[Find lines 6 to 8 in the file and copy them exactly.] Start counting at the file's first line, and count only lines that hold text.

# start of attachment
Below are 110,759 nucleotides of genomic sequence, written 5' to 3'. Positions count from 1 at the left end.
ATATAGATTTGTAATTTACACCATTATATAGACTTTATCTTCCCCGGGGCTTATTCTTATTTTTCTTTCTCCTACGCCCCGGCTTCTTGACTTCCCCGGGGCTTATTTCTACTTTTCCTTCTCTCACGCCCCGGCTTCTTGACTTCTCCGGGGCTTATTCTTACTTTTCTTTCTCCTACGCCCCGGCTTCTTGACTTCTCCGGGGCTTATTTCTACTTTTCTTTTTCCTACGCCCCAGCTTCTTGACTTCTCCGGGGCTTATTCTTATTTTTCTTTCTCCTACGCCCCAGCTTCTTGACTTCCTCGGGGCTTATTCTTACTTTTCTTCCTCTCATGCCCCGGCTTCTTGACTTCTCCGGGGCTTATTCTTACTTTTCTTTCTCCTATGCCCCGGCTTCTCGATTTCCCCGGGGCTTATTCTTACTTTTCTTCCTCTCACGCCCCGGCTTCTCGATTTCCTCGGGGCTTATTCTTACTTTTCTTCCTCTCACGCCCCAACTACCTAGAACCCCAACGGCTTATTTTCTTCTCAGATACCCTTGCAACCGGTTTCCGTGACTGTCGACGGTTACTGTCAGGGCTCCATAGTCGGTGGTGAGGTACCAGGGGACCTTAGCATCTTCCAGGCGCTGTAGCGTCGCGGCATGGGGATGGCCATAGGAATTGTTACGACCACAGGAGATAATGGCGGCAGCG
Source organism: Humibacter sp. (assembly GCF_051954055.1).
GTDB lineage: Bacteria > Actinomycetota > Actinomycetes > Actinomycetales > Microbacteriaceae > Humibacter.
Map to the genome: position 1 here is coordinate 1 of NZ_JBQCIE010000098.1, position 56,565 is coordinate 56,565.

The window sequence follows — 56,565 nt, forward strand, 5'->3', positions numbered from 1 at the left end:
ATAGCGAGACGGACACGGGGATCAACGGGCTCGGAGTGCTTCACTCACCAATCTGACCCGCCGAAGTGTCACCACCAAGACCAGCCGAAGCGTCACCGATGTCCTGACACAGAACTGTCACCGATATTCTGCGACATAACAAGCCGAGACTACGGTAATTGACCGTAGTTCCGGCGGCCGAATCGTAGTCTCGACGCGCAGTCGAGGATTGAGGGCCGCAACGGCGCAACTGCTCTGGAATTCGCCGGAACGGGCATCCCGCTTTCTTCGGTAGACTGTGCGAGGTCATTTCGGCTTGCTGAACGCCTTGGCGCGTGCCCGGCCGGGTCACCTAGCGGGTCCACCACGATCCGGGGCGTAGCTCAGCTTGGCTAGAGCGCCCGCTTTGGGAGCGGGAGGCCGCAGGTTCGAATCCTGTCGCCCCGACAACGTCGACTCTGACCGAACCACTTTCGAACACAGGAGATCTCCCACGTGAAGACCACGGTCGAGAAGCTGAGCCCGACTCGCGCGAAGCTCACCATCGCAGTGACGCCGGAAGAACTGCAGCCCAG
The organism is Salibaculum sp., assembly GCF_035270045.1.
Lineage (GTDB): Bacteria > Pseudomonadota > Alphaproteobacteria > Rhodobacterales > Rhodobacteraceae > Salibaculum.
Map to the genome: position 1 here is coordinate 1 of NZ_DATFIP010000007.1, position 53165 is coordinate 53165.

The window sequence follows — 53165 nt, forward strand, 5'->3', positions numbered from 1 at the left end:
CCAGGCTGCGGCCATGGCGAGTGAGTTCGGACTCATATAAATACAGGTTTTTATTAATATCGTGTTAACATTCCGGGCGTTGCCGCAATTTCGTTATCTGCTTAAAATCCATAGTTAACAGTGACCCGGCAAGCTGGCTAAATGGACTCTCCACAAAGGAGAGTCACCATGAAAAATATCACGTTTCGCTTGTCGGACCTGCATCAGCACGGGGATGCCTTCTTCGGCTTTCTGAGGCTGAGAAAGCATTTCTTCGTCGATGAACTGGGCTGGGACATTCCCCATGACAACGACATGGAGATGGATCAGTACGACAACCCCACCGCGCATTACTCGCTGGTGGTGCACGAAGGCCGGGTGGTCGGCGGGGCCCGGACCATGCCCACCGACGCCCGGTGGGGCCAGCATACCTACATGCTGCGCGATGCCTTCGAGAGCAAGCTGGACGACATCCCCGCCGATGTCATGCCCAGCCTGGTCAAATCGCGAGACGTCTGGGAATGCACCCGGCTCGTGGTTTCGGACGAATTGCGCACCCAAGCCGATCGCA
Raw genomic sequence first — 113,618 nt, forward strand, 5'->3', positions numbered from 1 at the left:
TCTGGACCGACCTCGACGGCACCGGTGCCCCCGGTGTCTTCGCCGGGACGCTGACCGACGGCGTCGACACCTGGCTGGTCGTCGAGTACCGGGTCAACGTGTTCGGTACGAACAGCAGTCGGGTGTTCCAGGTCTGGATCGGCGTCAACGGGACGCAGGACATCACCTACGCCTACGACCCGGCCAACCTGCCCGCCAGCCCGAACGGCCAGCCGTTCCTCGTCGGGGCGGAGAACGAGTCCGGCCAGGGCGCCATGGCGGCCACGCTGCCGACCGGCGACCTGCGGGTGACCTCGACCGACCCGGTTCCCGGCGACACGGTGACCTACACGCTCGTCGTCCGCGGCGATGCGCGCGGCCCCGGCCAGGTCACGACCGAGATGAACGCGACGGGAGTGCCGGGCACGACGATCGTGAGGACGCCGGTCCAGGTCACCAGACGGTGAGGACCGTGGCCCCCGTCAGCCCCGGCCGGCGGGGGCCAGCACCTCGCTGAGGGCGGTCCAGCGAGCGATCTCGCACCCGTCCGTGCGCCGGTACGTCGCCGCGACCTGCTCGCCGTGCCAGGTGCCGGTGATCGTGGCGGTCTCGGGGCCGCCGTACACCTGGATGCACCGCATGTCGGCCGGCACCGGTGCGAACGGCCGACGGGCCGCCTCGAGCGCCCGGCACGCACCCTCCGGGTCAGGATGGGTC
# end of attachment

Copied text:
The window sequence follows — 56,565 nt, forward strand, 5'->3', positions numbered from 1 at the left end:
ATAGCGAGACGGACACGGGGATCAACGGGCTCGGAGTGCTTCACTCACCAATCTGACCCGCCGAAGTGTCACCACCAAGACCAGCCGAAGCGTCACCGATGTCCTGACACAGAACTGTCACCGATATTCTGCGACATAACAAGCCGAGACTACGGTAATTGACCGTAGTTCCGGCGGCCGAATCGTAGTCTCGACGCGCAGTCGAGGATTGAGGGCCGCAACGGCGCAACTGCTCTGGAATTCGCCGGAACGGGCATCCCGCTTTCTTCGGTAGACTGTGCGAGGTCATTTCGGCTTGCTGAACGCCTTGGCGCGTGCCCGGCCGGGTCACCTAGCGGGTCCACCACGATCCGGGGCGTAGCTCAGCTTGGCTAGAGCGCCCGCTTTGGGAGCGGGAGGCCGCAGGTTCGAATCCTGTCGCCCCGACAACGTCGACTCTGACCGAACCACTTTCGAACACAGGAGATCTCCCACGTGAAGACCACGGTCGAGAAGCTGAGCCCGACTCGCGCGAAGCTCACCATCGCAGTGACGCCGGAAGAACTGCAGCCCAG
The organism is Salibaculum sp., assembly GCF_035270045.1.